Last weekend I saw Inception, a film that I mostly enjoyed; I could have done without the alpine fortress/firefights on skis, the relentless soundtrack, and the director’s obvious desire to offset tricky ideas with cool special effects (Thinking got you down? Watch this!) but unlike many audience members, I did like the ending. It was, I thought, a niftily ambiguous conclusion, and it called to mind a polite but on-going discussion I’m having with a writer I know, whose novel features an ending that I find indeterminate but unsatisfying. How a book ends matters to me—if the resolution feels forced, artificial, or worse yet, phoned in, I feel cheated, and perfectly entitled to hurl the offending volume across the room.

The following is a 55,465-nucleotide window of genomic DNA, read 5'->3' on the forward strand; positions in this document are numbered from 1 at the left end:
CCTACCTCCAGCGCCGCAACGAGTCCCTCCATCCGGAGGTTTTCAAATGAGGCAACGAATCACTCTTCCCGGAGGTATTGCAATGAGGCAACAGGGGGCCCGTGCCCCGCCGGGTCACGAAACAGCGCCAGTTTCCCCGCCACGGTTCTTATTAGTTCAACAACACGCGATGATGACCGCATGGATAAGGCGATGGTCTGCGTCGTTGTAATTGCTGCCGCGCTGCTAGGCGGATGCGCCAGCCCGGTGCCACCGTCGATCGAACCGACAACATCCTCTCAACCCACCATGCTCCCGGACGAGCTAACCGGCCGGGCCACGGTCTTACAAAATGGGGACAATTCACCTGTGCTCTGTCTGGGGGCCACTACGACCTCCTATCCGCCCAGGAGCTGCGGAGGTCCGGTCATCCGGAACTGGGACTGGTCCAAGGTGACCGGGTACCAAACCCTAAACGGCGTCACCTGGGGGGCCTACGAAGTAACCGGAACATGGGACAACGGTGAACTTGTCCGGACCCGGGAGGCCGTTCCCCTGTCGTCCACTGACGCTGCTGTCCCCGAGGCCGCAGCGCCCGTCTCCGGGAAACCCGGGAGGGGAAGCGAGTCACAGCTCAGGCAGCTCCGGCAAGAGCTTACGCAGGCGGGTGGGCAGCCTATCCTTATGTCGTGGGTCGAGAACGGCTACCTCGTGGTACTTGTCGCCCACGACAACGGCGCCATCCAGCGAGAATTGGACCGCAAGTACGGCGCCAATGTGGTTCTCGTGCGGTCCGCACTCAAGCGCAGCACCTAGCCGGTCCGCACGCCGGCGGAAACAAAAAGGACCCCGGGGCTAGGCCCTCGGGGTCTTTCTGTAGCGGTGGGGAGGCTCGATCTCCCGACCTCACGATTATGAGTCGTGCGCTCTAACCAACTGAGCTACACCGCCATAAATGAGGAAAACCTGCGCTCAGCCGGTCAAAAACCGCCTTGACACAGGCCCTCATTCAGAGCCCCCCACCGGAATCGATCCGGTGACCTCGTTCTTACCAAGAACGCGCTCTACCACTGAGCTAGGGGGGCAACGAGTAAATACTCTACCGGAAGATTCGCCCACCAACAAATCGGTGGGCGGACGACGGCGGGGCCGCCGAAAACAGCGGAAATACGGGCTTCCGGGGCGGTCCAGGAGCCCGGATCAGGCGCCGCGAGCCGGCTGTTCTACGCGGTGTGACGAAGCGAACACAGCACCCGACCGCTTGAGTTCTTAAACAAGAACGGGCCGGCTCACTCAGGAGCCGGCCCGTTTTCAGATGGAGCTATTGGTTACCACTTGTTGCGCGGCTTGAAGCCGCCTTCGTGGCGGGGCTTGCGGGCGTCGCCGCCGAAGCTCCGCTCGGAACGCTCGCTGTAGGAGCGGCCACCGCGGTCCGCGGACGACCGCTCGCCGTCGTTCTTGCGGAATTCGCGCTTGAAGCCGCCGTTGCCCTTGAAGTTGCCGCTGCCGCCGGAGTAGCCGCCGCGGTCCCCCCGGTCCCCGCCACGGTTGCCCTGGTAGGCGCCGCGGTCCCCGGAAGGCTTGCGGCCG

While mulling over endings, both ideal and infuriating, I noted that The Millions has a terrific article on this very subject. This is the wonderful thing about the internet, one need not go far to discover that the same ideas you’ve been kicking around in an inchoate, undisciplined sort of way have been thought-through, researched, and then recorded, in clear, lively prose. Or such was my experience with Literary Endings: Pretty Bows, Blunt Axes, and Modular Furniture. In it the, author creates a taxonomy of possible endings, cites examples of these different approaches, and offers up some of her favorites. To my her list I’d add: Nadine Gordimer’s July’s People; Daphne DuMaurier’s Rebecca, Scott Turow’s clever twist in Presumed Innocent; Ian McEwan’s Atonement; Clea, the whole fourth installment of Lawrence Durell’s Alexandria Quartet, in which all manner of hazy details snap into sharp and shocking focus. My husband offered up Evelyn Waugh’s A Handful of Dust and Ernest Hemingway’s A Farewell to Arms. Bleak, but kick-in-the-stomach effective.
Your favorite endings? Least favorite endings?